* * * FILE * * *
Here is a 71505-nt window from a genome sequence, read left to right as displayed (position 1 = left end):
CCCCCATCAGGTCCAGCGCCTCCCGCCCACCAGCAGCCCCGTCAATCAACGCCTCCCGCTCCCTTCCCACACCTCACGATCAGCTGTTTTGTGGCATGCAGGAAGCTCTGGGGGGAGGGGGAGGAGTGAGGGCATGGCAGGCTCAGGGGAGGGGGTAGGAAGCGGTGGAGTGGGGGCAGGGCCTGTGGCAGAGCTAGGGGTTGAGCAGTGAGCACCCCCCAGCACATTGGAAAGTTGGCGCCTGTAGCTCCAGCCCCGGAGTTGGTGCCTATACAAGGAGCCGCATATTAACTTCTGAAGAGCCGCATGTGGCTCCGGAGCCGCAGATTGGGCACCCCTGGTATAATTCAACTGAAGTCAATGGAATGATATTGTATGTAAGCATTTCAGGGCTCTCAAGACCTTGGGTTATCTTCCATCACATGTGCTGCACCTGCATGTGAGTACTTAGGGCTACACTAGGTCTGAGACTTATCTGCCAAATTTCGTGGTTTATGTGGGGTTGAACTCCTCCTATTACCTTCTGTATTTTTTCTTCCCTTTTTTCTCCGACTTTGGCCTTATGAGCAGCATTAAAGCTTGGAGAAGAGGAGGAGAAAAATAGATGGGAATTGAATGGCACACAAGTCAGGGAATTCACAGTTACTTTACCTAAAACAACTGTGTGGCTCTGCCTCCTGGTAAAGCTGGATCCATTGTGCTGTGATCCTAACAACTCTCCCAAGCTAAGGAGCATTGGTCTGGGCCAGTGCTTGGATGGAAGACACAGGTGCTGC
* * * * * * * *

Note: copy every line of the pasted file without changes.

Here is a 71505-nt window from a genome sequence, read left to right as displayed (position 1 = left end):
CCCCCATCAGGTCCAGCGCCTCCCGCCCACCAGCAGCCCCGTCAATCAACGCCTCCCGCTCCCTTCCCACACCTCACGATCAGCTGTTTTGTGGCATGCAGGAAGCTCTGGGGGGAGGGGGAGGAGTGAGGGCATGGCAGGCTCAGGGGAGGGGGTAGGAAGCGGTGGAGTGGGGGCAGGGCCTGTGGCAGAGCTAGGGGTTGAGCAGTGAGCACCCCCCAGCACATTGGAAAGTTGGCGCCTGTAGCTCCAGCCCCGGAGTTGGTGCCTATACAAGGAGCCGCATATTAACTTCTGAAGAGCCGCATGTGGCTCCGGAGCCGCAGATTGGGCACCCCTGGTATAATTCAACTGAAGTCAATGGAATGATATTGTATGTAAGCATTTCAGGGCTCTCAAGACCTTGGGTTATCTTCCATCACATGTGCTGCACCTGCATGTGAGTACTTAGGGCTACACTAGGTCTGAGACTTATCTGCCAAATTTCGTGGTTTATGTGGGGTTGAACTCCTCCTATTACCTTCTGTATTTTTTCTTCCCTTTTTTCTCCGACTTTGGCCTTATGAGCAGCATTAAAGCTTGGAGAAGAGGAGGAGAAAAATAGATGGGAATTGAATGGCACACAAGTCAGGGAATTCACAGTTACTTTACCTAAAACAACTGTGTGGCTCTGCCTCCTGGTAAAGCTGGATCCATTGTGCTGTGATCCTAACAACTCTCCCAAGCTAAGGAGCATTGGTCTGGGCCAGTGCTTGGATGGAAGACACAGGTGCTGC